Born and educated in Naples, Rosa lived for more than eight years in Florence before settling in Rome in 1649. He was impressed by both the naturalism of Ribera and the classicism of Poussin, but, being extremely independent of spirit and confident of his own genius, he allied himself with no one. Although his fame rested mostly on his work as a landscapist, Rosa preferred to be regarded as a history painter. He also chose subjects of an esoteric and philosophic nature, which he often introduced into his landscapes. Throughout the eighteenth and nineteenth centuries, Rosa’s works were immensely popular and influential, especially among landscape painters, leading Sir Joshua Reynolds to attribute to them “the power of inspiring sentiments of grandeur and sublimity.”
According to ancient sources, the philosopher Pythagoras (sixth century B.C.) convinced his followers that he had descended to Hades and seen the tortured souls of poets (among them Homer and Hesiod) tormented for betraying the secrets of the gods. Shortly after 1662, when Rosa exhibited this painting with its pendant (now in Berlin), the pair was bought by Antonio Ruffo of Messina, who, several years before, had purchased Rembrandt’s Aristotle Contemplating the Bust of Homer (Metropolitan Museum of Art, New York).
Purchased by Don Antonio Ruffo, principe della Scaletta [1610-78], Messina, Sicily, with its pendant, Pythagoras and the Fishermen, 1664;
by descent, with the pendant, to his son, Don Placido Ruffo, principe della Scaletta [d. 1710], Messina, Sicily;
by descent, with its pendant, to Don Antonio Ruffo II, principe della Scaletta [d. 1739], Messina, Sicily;
by descent, with its pendant, to Don Calogero Ruffo, principe della Scaletta [d. 1743], Messina, Sicily;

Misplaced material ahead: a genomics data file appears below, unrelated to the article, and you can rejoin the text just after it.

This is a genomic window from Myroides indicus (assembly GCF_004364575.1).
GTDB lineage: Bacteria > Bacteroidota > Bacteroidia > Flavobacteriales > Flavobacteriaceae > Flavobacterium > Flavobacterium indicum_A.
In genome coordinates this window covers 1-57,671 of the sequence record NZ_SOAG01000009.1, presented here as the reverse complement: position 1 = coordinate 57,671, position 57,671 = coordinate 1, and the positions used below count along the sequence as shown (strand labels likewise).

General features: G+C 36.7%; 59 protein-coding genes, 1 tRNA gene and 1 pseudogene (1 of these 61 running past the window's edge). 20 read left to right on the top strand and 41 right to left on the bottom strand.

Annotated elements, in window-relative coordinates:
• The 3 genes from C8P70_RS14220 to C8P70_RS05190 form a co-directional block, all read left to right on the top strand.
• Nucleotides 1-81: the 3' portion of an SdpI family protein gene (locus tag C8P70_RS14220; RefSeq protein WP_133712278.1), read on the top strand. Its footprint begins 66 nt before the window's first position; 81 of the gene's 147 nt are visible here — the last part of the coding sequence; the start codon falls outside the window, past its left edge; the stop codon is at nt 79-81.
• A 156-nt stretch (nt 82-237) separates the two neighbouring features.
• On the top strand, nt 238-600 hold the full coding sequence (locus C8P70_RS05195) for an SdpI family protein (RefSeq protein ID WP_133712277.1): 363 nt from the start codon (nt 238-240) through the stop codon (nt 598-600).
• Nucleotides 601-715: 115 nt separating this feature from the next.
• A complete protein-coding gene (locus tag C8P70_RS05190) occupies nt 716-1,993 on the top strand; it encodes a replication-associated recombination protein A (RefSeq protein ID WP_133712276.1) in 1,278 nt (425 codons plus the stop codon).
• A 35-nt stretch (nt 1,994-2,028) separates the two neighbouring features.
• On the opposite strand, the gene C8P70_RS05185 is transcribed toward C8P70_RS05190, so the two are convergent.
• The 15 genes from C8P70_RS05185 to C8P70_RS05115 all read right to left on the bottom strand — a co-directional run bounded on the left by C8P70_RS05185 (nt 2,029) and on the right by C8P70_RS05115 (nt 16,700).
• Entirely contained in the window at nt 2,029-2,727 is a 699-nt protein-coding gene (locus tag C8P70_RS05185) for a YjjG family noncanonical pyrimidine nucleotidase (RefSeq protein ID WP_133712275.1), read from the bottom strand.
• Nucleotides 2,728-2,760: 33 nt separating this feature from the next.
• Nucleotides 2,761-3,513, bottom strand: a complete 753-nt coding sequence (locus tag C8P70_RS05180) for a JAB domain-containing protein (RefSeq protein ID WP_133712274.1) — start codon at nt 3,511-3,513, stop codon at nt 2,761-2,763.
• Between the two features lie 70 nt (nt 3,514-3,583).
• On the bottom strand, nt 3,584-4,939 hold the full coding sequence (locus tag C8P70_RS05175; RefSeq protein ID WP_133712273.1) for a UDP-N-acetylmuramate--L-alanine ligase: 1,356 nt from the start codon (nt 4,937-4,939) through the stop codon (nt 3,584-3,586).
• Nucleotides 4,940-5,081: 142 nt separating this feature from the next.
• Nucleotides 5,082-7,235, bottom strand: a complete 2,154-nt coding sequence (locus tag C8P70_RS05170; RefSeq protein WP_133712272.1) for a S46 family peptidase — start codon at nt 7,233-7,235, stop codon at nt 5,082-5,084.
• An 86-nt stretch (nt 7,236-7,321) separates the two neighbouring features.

by descent, with its pendant, to Don Giovanni Ruffo e la Rocca [d. 1755], Messina, Sicily, to after 1750.
Acquired, with its pendant, by (Gavin Hamilton, Rome and London);
(purchased, with its pendant, by Noël Joseph Desenfans, London, before 1791);
(purchased, with its pendant, by Thomas Moore Slade, London, about 1791-93).
(Michael Bryan, London, by 1798);
(his sale, Coxe, Burlington & Co., London, 18 May 1798, no. 47, sold for £446.5, possibly bought in).
Sir Simon Haughton Clarke, 9th baronet Clarke, Oakhill, Hertfordshire, or George Hibbert [1757-1837], London;
(their sale, Christie’s, London, 15 May 1802, no. 69);
purchased for £483 by Charles Hanbury-Tracy, later 1st baron Sudeley [1777-1858], Toddington Manor, Gloucestershire, England;
by descent to his son, Thomas Charles Hanbury-Tracy, 2nd baron Sudeley [1801-63], Toddington Manor, Gloucestershire, England;
by descent to his son, Sudeley Charles George Leigh Hanbury-Tracy, 3rd baron Sudeley [1837-77], Toddington Manor, Gloucestershire, England;
by descent to his brother, Charles Douglas Richard Hanbury-Tracy, 4th baron Sudeley [1840-1922], Toddington Manor, Gloucestershire, England, probably until about 1893-95.
(Possibly Durlacher Brothers, London, by 1926).
Roche family, United States;
George Roche, Jr., Louisville, Kentucky;
(Newhouse Galleries, Inc., New York, by 1970);
purchased by Kimbell Art Foundation, Fort Worth, 1970.